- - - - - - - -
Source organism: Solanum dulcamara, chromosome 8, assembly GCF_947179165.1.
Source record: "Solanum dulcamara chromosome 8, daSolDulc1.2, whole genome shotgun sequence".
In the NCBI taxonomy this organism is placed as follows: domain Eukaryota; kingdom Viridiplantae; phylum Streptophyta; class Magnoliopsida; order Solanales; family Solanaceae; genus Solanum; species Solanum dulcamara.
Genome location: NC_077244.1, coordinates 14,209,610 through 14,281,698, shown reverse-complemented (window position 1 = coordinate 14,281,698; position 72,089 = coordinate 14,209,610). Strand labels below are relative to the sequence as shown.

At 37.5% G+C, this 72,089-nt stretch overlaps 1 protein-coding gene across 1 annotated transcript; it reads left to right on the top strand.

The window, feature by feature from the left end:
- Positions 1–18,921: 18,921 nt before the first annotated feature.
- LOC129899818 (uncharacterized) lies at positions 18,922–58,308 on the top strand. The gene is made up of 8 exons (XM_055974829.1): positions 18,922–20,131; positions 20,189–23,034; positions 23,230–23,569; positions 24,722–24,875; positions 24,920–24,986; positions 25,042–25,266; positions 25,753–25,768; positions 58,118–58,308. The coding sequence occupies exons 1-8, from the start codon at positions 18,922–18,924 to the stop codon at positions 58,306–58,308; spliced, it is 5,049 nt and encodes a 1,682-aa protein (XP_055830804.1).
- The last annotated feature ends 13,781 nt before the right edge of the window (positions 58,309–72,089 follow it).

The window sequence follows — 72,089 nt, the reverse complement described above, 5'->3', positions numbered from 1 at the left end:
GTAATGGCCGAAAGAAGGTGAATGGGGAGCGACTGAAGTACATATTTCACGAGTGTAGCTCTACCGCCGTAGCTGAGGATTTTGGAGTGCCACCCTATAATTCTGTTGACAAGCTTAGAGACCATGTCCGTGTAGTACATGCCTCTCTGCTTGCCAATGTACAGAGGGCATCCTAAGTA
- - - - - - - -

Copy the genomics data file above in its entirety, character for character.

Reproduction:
Source organism: Solanum dulcamara, chromosome 8, assembly GCF_947179165.1.
Source record: "Solanum dulcamara chromosome 8, daSolDulc1.2, whole genome shotgun sequence".
In the NCBI taxonomy this organism is placed as follows: domain Eukaryota; kingdom Viridiplantae; phylum Streptophyta; class Magnoliopsida; order Solanales; family Solanaceae; genus Solanum; species Solanum dulcamara.
Genome location: NC_077244.1, coordinates 14,209,610 through 14,281,698, shown reverse-complemented (window position 1 = coordinate 14,281,698; position 72,089 = coordinate 14,209,610). Strand labels below are relative to the sequence as shown.

At 37.5% G+C, this 72,089-nt stretch overlaps 1 protein-coding gene across 1 annotated transcript; it reads left to right on the top strand.

The window, feature by feature from the left end:
- Positions 1–18,921: 18,921 nt before the first annotated feature.
- LOC129899818 (uncharacterized) lies at positions 18,922–58,308 on the top strand. The gene is made up of 8 exons (XM_055974829.1): positions 18,922–20,131; positions 20,189–23,034; positions 23,230–23,569; positions 24,722–24,875; positions 24,920–24,986; positions 25,042–25,266; positions 25,753–25,768; positions 58,118–58,308. The coding sequence occupies exons 1-8, from the start codon at positions 18,922–18,924 to the stop codon at positions 58,306–58,308; spliced, it is 5,049 nt and encodes a 1,682-aa protein (XP_055830804.1).
- The last annotated feature ends 13,781 nt before the right edge of the window (positions 58,309–72,089 follow it).

The window sequence follows — 72,089 nt, the reverse complement described above, 5'->3', positions numbered from 1 at the left end:
GTAATGGCCGAAAGAAGGTGAATGGGGAGCGACTGAAGTACATATTTCACGAGTGTAGCTCTACCGCCGTAGCTGAGGATTTTGGAGTGCCACCCTATAATTCTGTTGACAAGCTTAGAGACCATGTCCGTGTAGTACATGCCTCTCTGCTTGCCAATGTACAGAGGGCATCCTAAGTA